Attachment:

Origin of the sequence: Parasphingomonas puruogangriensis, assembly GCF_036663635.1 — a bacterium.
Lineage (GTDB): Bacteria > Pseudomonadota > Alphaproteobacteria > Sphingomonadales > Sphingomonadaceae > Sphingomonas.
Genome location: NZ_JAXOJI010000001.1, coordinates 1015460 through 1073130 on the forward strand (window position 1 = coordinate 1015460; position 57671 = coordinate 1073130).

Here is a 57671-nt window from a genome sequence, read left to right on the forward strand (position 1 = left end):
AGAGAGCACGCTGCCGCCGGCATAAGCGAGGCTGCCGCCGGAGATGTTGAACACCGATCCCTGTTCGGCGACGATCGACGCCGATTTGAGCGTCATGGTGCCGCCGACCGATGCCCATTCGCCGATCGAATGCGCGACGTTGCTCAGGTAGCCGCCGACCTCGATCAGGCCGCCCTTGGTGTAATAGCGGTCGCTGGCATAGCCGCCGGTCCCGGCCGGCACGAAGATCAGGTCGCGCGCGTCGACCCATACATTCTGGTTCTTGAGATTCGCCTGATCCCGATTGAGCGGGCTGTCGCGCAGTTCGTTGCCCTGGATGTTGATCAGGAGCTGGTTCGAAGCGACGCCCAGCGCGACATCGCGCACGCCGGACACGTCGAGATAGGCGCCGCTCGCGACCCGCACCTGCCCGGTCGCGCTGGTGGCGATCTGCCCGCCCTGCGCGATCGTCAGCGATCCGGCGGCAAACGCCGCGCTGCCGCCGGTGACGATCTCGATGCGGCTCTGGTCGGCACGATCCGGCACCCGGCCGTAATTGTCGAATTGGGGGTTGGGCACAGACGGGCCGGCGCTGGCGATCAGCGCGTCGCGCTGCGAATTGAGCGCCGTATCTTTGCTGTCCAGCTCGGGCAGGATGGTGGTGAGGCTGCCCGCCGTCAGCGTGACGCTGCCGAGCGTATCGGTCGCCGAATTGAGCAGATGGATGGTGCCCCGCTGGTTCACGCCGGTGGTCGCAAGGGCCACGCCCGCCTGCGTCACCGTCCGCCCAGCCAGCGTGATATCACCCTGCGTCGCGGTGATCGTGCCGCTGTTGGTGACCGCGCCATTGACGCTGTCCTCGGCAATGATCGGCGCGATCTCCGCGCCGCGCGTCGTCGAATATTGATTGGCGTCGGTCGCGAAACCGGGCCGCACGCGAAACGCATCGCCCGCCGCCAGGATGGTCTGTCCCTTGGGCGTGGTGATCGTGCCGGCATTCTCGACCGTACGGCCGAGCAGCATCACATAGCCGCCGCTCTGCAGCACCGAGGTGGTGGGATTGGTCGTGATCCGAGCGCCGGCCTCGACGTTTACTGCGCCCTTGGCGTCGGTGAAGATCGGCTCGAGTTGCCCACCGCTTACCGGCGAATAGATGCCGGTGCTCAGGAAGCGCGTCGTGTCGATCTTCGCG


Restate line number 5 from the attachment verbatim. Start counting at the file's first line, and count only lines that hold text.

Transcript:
AGAGAGCACGCTGCCGCCGGCATAAGCGAGGCTGCCGCCGGAGATGTTGAACACCGATCCCTGTTCGGCGACGATCGACGCCGATTTGAGCGTCATGGTGCCGCCGACCGATGCCCATTCGCCGATCGAATGCGCGACGTTGCTCAGGTAGCCGCCGACCTCGATCAGGCCGCCCTTGGTGTAATAGCGGTCGCTGGCATAGCCGCCGGTCCCGGCCGGCACGAAGATCAGGTCGCGCGCGTCGACCCATACATTCTGGTTCTTGAGATTCGCCTGATCCCGATTGAGCGGGCTGTCGCGCAGTTCGTTGCCCTGGATGTTGATCAGGAGCTGGTTCGAAGCGACGCCCAGCGCGACATCGCGCACGCCGGACACGTCGAGATAGGCGCCGCTCGCGACCCGCACCTGCCCGGTCGCGCTGGTGGCGATCTGCCCGCCCTGCGCGATCGTCAGCGATCCGGCGGCAAACGCCGCGCTGCCGCCGGTGACGATCTCGATGCGGCTCTGGTCGGCACGATCCGGCACCCGGCCGTAATTGTCGAATTGGGGGTTGGGCACAGACGGGCCGGCGCTGGCGATCAGCGCGTCGCGCTGCGAATTGAGCGCCGTATCTTTGCTGTCCAGCTCGGGCAGGATGGTGGTGAGGCTGCCCGCCGTCAGCGTGACGCTGCCGAGCGTATCGGTCGCCGAATTGAGCAGATGGATGGTGCCCCGCTGGTTCACGCCGGTGGTCGCAAGGGCCACGCCCGCCTGCGTCACCGTCCGCCCAGCCAGCGTGATATCACCCTGCGTCGCGGTGATCGTGCCGCTGTTGGTGACCGCGCCATTGACGCTGTCCTCGGCAATGATCGGCGCGATCTCCGCGCCGCGCGTCGTCGAATATTGATTGGCGTCGGTCGCGAAACCGGGCCGCACGCGAAACGCATCGCCCGCCGCCAGGATGGTCTGTCCCTTGGGCGTGGTGATCGTGCCGGCATTCTCGACCGTACGGCCGAGCAGCATCACATAGCCGCCGCTCTGCAGCACCGAGGTGGTGGGATTGGTCGTGATCCGAGCGCCGGCCTCGACGTTTACTGCGCCCTTGGCGTCGGTGAAGATCGGCTCGAGTTGCCCACCGCTTACCGGCGAATAGATGCCGGTGCTCAGGAAGCGCGTCGTGTCGATCTTCGCG